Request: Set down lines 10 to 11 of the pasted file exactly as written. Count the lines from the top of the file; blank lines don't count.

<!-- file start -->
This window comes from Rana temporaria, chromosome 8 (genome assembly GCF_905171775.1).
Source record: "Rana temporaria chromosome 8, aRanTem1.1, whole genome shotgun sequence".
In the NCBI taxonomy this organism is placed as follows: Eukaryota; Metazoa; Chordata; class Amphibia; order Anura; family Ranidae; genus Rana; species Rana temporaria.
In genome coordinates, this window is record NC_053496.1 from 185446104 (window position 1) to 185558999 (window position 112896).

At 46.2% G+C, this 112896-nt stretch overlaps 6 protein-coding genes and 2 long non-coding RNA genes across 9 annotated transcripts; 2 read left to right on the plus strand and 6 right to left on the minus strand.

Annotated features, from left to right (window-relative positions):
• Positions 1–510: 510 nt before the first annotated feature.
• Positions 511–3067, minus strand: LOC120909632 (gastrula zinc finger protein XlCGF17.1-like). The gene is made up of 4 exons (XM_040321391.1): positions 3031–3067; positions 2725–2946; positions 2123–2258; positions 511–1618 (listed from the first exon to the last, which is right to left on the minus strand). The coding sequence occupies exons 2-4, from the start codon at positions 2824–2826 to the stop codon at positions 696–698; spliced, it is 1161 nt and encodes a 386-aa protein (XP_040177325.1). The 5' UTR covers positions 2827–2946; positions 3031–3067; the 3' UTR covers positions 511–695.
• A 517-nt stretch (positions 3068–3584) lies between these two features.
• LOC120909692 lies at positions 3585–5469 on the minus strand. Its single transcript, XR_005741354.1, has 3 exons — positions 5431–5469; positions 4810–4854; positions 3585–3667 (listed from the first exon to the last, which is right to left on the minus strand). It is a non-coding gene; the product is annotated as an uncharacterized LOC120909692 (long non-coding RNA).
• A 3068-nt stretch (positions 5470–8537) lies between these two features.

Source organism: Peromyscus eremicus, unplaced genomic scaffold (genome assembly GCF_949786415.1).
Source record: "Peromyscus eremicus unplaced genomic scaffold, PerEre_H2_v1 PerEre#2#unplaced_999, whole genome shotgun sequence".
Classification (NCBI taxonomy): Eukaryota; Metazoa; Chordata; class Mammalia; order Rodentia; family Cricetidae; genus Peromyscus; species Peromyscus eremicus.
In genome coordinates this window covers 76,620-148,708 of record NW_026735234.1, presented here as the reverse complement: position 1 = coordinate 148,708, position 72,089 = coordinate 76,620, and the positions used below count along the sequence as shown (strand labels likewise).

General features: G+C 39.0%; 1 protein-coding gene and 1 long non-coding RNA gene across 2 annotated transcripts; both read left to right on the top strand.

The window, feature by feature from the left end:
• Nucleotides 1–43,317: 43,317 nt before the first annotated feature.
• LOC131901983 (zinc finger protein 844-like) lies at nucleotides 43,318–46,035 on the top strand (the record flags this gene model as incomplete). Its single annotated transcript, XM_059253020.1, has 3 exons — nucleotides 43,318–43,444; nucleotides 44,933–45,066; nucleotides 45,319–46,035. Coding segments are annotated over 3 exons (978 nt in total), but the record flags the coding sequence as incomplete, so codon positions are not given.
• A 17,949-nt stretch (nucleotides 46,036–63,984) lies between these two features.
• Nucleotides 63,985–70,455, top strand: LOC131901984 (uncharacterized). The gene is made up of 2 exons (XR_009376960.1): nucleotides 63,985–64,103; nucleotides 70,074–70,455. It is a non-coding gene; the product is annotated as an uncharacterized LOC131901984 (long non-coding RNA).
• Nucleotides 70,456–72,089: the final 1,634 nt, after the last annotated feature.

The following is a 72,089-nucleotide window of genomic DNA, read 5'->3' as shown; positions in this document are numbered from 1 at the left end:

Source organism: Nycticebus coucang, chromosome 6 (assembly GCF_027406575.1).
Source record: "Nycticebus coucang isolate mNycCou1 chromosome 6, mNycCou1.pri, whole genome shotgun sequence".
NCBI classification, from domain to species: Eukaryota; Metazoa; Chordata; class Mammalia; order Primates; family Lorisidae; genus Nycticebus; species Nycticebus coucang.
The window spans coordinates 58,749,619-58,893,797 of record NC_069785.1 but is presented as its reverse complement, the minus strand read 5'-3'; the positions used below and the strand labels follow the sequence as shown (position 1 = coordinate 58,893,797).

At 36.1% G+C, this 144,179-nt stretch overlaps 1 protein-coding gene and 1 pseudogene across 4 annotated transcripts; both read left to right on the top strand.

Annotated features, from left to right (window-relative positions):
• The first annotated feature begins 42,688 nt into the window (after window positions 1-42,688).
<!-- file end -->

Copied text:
• LOC120909692 lies at positions 3585–5469 on the minus strand. Its single transcript, XR_005741354.1, has 3 exons — positions 5431–5469; positions 4810–4854; positions 3585–3667 (listed from the first exon to the last, which is right to left on the minus strand). It is a non-coding gene; the product is annotated as an uncharacterized LOC120909692 (long non-coding RNA).
• A 3068-nt stretch (positions 5470–8537) lies between these two features.